Ed Terrell

    This book intertwines the history and development of the the major ideas in science, mathematics and philosophy with Pagels personal reflections. The book starts off at the Esalen Institute in Big Sur and ends in India. Along the way, we move from the philosophical ideas of Wittgenstein and Chomsky, into Lorenz's work on deterministic chaos, Neumann's cellular automata, Turing machines and cognitive science. He seemingly and effortlessly, leaves no stone unturned and unexamined. Whether its his This book intertwines the history and development of the the major ideas in science, mathematics and philosophy with Pagels personal reflections. The book starts off at the Esalen Institute in Big Sur and ends in India. Along the way, we move from the philosophical ideas of Wittgenstein and Chomsky, into Lorenz's work on deterministic chaos, Neumann's cellular automata, Turing machines and cognitive science. He seemingly and effortlessly, leaves no stone unturned and unexamined. Whether its his discussion of Karl Popper versus Thomas Kuhn or Wolfgang Pauli's relationship with Jung, he manages to provides glimpses of insight and leaves the reader with more questions than answers as we each must find our own path.

  4. 5 out of 5

    Gregory Brokaw

    I read this in college and it rocked my world. I need to reread to remember the particulars.

  5. 5 out of 5

    Old Old

    I reread this book, opening it at random, and while it takes awhile for my aging brain to kick in, it does eventually recall what I read, hopes I will continue reading to maybe reread a part it has totally forgotten. Good book to be introduced to complexity & computer usages. I reread this book, opening it at random, and while it takes awhile for my aging brain to kick in, it does eventually recall what I read, hopes I will continue reading to maybe reread a part it has totally forgotten. Good book to be introduced to complexity & computer usages.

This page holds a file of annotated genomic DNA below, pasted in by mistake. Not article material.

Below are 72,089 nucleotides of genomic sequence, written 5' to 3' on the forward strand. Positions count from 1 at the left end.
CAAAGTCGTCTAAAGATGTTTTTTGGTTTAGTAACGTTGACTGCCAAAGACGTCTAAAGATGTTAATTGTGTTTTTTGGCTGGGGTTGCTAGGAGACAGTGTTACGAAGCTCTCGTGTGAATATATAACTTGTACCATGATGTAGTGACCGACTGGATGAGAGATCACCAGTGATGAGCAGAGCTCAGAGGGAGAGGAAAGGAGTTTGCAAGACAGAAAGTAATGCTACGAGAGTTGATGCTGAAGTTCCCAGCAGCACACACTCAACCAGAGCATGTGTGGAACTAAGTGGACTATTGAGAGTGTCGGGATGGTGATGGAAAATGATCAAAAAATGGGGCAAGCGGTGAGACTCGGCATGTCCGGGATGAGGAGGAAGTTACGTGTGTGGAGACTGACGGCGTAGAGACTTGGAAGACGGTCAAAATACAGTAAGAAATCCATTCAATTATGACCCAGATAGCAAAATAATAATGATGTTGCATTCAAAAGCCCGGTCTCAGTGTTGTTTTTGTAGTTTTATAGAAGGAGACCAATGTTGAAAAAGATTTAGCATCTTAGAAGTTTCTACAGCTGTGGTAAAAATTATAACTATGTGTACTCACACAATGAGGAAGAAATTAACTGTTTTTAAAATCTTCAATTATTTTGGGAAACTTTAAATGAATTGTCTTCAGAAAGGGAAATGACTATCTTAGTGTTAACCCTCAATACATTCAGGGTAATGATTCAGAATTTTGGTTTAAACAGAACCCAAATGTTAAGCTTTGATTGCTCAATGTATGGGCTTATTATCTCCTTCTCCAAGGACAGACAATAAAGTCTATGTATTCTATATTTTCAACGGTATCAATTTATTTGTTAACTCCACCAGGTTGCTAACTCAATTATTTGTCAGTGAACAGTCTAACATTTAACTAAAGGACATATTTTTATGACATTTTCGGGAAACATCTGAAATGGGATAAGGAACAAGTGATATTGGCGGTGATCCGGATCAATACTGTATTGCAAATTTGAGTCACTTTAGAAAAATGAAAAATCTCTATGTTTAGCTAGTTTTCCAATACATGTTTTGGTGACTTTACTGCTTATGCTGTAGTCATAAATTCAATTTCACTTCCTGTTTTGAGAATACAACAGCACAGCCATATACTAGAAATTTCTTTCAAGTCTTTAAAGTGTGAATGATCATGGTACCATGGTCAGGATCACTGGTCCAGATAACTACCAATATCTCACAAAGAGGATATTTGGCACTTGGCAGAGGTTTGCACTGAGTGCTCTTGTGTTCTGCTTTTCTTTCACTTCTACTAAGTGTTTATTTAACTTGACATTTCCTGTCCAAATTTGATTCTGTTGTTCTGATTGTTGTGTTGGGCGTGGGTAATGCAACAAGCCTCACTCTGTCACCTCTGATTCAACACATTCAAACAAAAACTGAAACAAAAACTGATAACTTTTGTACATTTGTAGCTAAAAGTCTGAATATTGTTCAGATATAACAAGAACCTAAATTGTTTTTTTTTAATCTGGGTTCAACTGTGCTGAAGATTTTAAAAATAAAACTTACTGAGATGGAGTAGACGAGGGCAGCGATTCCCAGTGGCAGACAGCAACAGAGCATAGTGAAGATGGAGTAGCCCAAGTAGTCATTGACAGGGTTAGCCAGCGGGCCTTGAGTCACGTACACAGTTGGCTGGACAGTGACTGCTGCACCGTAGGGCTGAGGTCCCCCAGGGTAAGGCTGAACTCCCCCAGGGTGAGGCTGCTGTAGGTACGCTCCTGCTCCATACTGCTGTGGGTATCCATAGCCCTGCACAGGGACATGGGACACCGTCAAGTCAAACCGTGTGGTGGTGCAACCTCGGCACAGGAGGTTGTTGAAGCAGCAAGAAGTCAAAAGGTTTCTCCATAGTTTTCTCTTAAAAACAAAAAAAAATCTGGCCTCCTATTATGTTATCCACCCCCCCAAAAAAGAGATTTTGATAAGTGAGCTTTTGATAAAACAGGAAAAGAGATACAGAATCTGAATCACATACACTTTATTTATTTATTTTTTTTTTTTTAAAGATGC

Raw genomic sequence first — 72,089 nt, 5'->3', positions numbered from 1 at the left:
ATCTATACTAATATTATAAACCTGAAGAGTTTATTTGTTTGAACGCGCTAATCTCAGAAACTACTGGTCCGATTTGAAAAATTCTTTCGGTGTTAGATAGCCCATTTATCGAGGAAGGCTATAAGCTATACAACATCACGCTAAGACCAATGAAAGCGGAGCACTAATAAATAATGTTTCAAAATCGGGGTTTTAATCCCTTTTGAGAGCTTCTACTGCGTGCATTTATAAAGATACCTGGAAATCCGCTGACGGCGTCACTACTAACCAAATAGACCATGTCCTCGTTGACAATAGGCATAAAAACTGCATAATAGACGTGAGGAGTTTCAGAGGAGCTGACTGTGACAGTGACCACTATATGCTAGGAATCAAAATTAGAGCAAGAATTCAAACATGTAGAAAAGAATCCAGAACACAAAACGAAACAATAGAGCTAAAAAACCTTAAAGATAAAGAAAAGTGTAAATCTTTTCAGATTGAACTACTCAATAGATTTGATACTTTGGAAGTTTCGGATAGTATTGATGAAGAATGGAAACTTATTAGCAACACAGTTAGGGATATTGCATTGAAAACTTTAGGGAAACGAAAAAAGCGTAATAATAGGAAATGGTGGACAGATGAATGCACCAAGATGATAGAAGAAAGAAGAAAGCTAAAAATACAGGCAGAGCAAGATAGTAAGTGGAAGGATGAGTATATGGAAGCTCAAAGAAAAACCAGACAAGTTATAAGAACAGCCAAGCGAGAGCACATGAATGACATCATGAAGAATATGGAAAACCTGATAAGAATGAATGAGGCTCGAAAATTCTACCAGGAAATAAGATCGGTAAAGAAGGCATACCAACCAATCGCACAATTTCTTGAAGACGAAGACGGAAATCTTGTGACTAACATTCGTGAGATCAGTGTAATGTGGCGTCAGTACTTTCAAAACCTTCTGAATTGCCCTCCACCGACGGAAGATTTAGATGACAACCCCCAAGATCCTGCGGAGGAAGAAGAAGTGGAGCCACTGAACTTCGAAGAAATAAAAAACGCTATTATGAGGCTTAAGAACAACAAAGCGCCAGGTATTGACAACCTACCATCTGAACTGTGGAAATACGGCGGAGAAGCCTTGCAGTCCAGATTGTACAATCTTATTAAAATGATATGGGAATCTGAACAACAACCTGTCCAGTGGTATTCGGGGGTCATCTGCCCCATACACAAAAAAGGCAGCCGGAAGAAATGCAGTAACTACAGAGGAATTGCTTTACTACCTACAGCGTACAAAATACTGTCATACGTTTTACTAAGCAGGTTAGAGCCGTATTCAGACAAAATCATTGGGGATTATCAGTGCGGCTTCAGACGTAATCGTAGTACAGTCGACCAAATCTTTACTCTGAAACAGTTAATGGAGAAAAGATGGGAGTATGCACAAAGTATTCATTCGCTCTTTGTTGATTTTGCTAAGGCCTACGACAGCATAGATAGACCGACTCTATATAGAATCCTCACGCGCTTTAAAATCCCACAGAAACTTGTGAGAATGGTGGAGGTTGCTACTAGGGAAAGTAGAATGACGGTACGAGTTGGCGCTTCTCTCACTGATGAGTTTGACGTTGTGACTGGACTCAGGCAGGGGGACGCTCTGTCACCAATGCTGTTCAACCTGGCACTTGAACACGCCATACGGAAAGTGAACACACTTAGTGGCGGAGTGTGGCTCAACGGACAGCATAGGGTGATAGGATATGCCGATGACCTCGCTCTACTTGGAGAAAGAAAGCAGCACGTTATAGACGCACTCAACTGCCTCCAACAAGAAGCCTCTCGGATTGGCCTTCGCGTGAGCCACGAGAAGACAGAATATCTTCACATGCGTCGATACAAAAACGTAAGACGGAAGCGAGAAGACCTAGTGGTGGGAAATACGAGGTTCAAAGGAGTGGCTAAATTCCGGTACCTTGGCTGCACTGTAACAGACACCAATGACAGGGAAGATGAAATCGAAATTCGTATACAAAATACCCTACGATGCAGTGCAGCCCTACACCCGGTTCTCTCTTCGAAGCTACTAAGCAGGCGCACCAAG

6. 5 out of 5

    TaleofGenji

    I registered a book at BookCrossing.com! http://www.BookCrossing.com/journal/11611390 I registered a book at BookCrossing.com! http://www.BookCrossing.com/journal/11611390

  7. 5 out of 5

    Alistair

  8. 5 out of 5

    Huppes Kemp

  9. 5 out of 5

    Schwabenland

  10. 4 out of 5

    Daneel Lynn

  11. 5 out of 5

    Konstantinos

  12. 4 out of 5

    Steve

  13. 4 out of 5

    Chih-ping Lin

  14. 5 out of 5

    Irenesolo

  15. 5 out of 5

    Clinton T

  16. 4 out of 5

    Mike

  17. 5 out of 5

    Δx Δp ≥ ½ ħ

  18. 4 out of 5

    Jia-hau Ching

  19. 4 out of 5

    Paul Vittay

  20. 4 out of 5

    Subhajit Das

  21. 5 out of 5

    Micheal Peterson

  22. 4 out of 5

    Steven

  23. 5 out of 5

    Vladimir Zuzukin

  24. 5 out of 5

    Mark

  25. 5 out of 5

    John

  26. 4 out of 5

    Lloyd

  27. 5 out of 5

    Nik Blosser

  28. 4 out of 5

    Andrew

  29. 5 out of 5

    Shih Yang

  30. 5 out of 5

    Paul

    Well written and great read.